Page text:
Purpose – Literature on spin‐offs still lacks a thorough understanding of the forces governing spin‐off performance. The purpose of this paper is to fill this gap by taking a network perspective. Design/methodology/approach – The paper combines the literature on spin‐offs with the network approach to new ventures to proposing a model showing how networking in the pre‐entry phases affects a spin‐off's survival and early growth. Findings – The intensity and variety of interactions between the future entrepreneur (FE) and other individual actors has a positive impact on spin‐off performance in both the incubation and the emergence phases. The degree of overlap between the network of the incubation phase and the network of the emergence phase also reinforces the effects of the intensity and variety of these interactions on performance during the emergence phase. Finally, entrepreneurial innovativeness is an antecedent of spin‐off performance in that it requires different degrees of overlap between the network of the incubation phase and the network of the emergence phase. Research limitations/implications – Being a conceptual paper, the study needs the support of empirical research. For example, samples of spin‐offs achieving a high and low performance could be compared in relation to their FE's networking activity. Originality/value – The paper creates a bridge between the inherited knowledge approach to spin‐offs and the network approach to new ventures to provide a framework for explaining spin‐off performance.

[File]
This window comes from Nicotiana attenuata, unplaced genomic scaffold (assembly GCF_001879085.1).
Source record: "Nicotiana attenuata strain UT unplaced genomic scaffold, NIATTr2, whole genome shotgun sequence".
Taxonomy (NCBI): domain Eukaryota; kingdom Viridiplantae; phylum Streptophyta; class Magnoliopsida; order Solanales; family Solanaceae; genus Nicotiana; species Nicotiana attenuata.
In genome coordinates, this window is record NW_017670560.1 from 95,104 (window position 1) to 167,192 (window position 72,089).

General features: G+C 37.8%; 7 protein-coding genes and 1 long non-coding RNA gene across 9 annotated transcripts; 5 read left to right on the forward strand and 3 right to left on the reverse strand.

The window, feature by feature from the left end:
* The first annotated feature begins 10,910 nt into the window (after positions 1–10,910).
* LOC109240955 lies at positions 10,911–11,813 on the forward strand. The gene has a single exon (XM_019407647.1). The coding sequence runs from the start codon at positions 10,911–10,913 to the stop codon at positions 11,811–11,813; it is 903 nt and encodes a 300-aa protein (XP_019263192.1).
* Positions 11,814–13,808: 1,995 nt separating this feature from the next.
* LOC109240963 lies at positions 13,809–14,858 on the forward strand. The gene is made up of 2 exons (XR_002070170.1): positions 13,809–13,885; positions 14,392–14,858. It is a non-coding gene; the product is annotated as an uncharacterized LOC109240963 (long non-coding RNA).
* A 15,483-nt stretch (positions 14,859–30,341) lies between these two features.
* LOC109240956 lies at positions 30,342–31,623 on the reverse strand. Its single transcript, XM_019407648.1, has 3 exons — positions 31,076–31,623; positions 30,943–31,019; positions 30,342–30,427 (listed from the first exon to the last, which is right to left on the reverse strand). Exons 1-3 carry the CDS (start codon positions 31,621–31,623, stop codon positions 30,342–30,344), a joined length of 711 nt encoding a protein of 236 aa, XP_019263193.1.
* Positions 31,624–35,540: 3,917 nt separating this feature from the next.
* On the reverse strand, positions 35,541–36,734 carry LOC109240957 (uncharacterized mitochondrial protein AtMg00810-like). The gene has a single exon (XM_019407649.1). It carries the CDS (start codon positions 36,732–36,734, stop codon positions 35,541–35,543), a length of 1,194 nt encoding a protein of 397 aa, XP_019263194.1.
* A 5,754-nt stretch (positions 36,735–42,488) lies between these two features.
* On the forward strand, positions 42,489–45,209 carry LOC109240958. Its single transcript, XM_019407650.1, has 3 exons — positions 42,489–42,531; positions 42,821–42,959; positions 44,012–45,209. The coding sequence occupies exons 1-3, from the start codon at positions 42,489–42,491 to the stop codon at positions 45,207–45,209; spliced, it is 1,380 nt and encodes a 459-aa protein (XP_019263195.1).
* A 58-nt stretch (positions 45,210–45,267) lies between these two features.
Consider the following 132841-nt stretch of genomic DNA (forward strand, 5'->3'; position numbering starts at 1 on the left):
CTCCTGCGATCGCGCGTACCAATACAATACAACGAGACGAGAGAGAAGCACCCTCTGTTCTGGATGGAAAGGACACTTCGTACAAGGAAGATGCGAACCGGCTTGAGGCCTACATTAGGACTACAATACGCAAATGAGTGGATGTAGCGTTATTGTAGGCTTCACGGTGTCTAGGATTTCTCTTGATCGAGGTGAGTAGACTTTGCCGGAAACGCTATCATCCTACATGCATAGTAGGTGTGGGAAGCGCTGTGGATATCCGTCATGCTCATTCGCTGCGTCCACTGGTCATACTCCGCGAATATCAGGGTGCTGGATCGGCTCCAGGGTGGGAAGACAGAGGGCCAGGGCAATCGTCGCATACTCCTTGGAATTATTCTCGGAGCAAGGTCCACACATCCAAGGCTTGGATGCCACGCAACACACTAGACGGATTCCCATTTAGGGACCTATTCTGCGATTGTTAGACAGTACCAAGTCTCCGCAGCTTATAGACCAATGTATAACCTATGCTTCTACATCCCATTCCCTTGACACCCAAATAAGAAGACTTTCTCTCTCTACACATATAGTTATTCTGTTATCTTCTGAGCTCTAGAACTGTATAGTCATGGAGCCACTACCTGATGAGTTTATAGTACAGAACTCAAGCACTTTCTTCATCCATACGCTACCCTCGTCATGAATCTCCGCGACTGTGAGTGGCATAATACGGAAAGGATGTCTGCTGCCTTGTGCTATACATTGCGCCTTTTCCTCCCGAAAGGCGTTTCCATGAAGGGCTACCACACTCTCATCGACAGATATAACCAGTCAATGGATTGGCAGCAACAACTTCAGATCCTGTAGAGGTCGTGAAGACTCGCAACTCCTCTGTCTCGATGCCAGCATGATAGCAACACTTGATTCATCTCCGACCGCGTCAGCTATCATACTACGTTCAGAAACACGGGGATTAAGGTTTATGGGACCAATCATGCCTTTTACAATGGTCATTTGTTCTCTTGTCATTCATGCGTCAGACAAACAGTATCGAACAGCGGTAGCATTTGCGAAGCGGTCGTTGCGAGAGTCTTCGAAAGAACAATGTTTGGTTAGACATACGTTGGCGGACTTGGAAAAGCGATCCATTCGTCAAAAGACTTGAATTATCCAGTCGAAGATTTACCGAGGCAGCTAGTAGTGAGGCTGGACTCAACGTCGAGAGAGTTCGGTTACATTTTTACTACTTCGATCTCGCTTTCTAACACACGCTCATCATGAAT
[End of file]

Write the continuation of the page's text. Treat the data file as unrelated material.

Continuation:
Journal of Small Business and Enterprise Development – Emerald Publishing
Published: Aug 12, 2014
Keywords: Relationships; Spin‐off; Network; New venture; Entrepreneurial innovation; Inherited knowledge
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